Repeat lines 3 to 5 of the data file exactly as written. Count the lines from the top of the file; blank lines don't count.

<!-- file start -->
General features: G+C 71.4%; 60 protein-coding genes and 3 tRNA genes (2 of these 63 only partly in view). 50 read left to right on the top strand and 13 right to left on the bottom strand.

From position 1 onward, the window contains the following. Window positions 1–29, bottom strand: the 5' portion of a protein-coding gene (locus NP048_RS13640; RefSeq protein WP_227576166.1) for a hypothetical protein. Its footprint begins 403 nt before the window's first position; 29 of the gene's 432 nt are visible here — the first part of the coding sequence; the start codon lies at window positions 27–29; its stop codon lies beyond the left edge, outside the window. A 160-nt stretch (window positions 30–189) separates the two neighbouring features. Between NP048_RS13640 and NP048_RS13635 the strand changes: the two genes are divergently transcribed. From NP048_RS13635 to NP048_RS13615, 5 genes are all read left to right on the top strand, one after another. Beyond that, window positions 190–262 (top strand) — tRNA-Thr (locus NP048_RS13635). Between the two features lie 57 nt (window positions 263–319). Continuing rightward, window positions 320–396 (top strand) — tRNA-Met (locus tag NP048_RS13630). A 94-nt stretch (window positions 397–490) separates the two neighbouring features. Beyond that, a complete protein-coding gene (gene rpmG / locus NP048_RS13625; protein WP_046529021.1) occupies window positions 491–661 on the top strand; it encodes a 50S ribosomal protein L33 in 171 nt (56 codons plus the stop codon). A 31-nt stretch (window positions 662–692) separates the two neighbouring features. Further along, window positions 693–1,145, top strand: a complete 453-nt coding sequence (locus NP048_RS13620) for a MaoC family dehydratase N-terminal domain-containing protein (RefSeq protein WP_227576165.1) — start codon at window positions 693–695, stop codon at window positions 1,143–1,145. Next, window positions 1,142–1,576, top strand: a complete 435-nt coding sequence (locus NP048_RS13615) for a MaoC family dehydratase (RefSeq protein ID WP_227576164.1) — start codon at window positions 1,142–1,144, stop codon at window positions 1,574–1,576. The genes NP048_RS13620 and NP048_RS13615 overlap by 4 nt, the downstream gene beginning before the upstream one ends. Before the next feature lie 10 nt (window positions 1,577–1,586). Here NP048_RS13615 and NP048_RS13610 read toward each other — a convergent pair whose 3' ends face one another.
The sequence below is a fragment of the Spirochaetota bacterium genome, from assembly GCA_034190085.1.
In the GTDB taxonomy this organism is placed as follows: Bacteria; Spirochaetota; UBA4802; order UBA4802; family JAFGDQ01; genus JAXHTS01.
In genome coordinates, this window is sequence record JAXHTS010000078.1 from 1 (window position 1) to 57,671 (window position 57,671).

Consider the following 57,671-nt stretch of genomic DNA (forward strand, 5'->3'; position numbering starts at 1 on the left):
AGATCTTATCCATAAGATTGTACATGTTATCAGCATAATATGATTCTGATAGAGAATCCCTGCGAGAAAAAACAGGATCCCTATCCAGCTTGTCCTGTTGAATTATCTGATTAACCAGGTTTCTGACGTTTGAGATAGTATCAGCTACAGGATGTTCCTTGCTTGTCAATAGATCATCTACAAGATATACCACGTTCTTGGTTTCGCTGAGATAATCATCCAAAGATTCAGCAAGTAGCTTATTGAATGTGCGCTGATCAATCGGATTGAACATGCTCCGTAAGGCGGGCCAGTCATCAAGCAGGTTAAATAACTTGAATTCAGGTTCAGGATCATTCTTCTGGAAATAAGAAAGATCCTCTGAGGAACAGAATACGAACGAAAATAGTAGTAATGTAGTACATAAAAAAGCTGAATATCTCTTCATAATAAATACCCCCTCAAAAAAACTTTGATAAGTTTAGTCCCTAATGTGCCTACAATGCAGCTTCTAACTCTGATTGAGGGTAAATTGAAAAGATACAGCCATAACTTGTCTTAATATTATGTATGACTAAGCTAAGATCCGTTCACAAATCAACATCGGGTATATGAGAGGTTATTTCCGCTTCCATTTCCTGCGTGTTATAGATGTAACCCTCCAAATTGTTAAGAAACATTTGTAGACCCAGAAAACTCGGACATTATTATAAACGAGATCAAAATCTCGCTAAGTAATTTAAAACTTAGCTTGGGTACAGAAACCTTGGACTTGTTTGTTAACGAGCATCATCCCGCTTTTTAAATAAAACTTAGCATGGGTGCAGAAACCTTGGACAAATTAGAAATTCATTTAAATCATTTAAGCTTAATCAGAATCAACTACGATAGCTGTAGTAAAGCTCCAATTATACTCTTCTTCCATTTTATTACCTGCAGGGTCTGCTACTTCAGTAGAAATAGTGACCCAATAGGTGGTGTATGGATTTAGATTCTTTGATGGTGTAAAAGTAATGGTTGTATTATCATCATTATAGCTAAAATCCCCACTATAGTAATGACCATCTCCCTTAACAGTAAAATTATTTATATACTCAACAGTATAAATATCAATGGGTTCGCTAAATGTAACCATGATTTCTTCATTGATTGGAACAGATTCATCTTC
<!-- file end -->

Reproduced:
The sequence below is a fragment of the Spirochaetota bacterium genome, from assembly GCA_034190085.1.
In the GTDB taxonomy this organism is placed as follows: Bacteria; Spirochaetota; UBA4802; order UBA4802; family JAFGDQ01; genus JAXHTS01.
In genome coordinates, this window is sequence record JAXHTS010000078.1 from 1 (window position 1) to 57,671 (window position 57,671).